“Out of concern for their peers and the broader community, this student quickly isolated themselves and later requested transportation to Littleton Urgent Care at Littleton Regional Healthcare,” state statement continued.
The school said that privacy concerns “prevent us” from sharing specific details about the student or the student’s health, but when the test results are in, which they expect in the coming days, they will share the test results.
They said they’ve been in close contact with the student and their family to “provide support, comfort, and information,” as well with the hospital staff.
As of yesterday when the school released its statement, it said that no other international students have reported symptoms associated with the coronavirus, nor has any other member of the White Mountain Community.
It’s unclear what city, town or medical institution the other patient may be in, but we know they are in complete isolation as their samples, along with the other patients, have been sent to the CDC for further testing.
The Centers for Disease Control and Prevention has confirmed five cases of coronavirus in the United States.
The coronavirus can be similar to pneumonia, posing the greatest risk to the elderly, children and people with weak immune systems.
“It’s very similar to the flu and we are at the heart of flu season,” said Dr. Jennifer Lo, Medical Director for the Boston Public Health Commission. “So fever, coughing or shortness of breath, those are the symptoms described with relation to the coronavirus. Those are the same symptoms that you would have with the flu.”
In Boston, Mayor Marty Walsh says no cases of the virus have been reported in the city, but he and his team are monitoring the situation.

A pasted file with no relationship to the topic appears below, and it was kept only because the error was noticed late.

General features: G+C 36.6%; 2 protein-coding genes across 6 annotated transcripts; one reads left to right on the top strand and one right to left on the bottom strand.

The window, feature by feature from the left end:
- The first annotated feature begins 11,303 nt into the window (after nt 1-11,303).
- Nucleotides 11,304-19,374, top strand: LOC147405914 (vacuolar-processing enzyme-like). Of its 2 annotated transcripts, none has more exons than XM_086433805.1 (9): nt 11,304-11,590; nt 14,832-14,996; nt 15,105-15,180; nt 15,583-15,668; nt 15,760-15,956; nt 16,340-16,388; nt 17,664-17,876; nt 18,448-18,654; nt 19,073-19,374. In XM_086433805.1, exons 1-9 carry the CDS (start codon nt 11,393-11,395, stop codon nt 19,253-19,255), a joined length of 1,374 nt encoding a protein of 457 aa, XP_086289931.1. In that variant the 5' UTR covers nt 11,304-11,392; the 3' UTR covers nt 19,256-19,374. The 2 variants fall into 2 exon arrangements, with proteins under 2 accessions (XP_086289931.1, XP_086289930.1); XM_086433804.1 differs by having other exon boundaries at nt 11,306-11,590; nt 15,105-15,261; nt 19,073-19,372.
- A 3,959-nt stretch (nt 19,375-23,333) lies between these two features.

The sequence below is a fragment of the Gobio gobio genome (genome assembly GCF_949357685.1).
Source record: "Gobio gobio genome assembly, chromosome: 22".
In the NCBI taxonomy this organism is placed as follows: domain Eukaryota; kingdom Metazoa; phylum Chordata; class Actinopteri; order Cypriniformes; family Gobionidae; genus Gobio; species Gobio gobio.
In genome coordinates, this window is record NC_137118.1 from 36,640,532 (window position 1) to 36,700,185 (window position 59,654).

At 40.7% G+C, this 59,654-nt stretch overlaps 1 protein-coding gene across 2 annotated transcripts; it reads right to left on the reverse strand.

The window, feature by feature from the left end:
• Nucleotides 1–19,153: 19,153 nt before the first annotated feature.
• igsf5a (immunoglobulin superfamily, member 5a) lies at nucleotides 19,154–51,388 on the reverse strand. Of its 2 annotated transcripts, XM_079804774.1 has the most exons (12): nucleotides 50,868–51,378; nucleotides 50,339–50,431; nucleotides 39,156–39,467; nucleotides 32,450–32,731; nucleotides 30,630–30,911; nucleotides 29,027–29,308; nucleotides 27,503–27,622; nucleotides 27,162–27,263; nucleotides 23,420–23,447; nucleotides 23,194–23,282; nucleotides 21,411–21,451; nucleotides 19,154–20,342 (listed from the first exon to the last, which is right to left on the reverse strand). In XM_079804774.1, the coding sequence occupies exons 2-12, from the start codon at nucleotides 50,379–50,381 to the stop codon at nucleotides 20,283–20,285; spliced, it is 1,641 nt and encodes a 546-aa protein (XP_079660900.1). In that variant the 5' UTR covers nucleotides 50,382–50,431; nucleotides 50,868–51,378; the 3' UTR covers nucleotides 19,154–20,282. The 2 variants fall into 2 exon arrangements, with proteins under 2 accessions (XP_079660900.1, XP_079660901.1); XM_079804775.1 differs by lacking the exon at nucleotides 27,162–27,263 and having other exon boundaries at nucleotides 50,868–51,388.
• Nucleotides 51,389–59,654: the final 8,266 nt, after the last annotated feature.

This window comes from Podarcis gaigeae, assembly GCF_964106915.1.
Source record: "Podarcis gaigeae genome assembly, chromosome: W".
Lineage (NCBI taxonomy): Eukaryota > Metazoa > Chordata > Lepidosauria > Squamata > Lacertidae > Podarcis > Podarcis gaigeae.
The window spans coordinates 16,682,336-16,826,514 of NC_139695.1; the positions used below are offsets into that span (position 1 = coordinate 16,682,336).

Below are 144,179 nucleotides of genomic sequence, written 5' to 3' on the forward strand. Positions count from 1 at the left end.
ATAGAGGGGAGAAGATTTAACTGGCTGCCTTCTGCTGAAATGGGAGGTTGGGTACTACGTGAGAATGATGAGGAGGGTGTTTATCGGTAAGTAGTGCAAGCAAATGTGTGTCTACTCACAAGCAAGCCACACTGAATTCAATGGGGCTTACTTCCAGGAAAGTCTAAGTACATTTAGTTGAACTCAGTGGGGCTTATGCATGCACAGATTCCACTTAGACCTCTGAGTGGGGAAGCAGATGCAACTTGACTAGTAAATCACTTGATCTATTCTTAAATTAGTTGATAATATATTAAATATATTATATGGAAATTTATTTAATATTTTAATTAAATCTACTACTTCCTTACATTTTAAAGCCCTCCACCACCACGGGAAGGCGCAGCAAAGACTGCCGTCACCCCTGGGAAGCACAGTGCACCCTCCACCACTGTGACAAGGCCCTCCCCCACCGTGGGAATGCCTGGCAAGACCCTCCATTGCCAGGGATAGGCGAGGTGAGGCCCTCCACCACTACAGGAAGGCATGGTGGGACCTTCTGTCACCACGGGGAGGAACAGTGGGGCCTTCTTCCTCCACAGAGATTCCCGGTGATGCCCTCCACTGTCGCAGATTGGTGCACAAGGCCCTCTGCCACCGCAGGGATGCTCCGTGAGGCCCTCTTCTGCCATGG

“We are constantly assessing potential threats and we’ll be ready in the case [that] a virus does appear, so it doesn’t spread,” Walsh said.
Scientists believe humans contracted the virus from infected animals at a Chinese market. Since then, doctors and local leaders have urged those experiencing symptoms, especially those who have traveled internationally recently, to get checked out immediately.
“If you have flu-like symptoms and you’re not sure, you’re always best not to sit back and google it,” Dr. Lo said.
Since the virus can be spread through air, people can become infected easily and those who have been infected can spread the virus well before someone shows any symptoms.
However, New Hampshire officials reassure the public that, right now, the risk to people in these communities is low.
Other airports now screening include, Anchorage, Seattle, San Francisco, Los Angeles, San Diego, Honolulu, El Paso, Dallas, Houston, Minneapolis, Chicago, Detroit, Atlanta, Miami, San Juan, Washington DC, Philadelphia, New York, and Newark.
Boston Logan told us Tuesday, “At this time, we’ve not been notified of any specific changes in terms of screenings at Logan. Any guidance on this will come from the CDC, in coordination with local and state agencies.”
Several local schools, such as Westborough High, have begun canceling their student exchange programs out of an abundance of caution.
“We’ve been participating in this exchange program I’d say for the past 5 years," said Matt Lefebvre, the Assistant Principal at Westborough High. “Unfortunately we’re not going to be able to welcome those visitors this year as they’re not able to travel from China to here but we hope to resume it obviously in the future because it’s been real positive for our school and students.”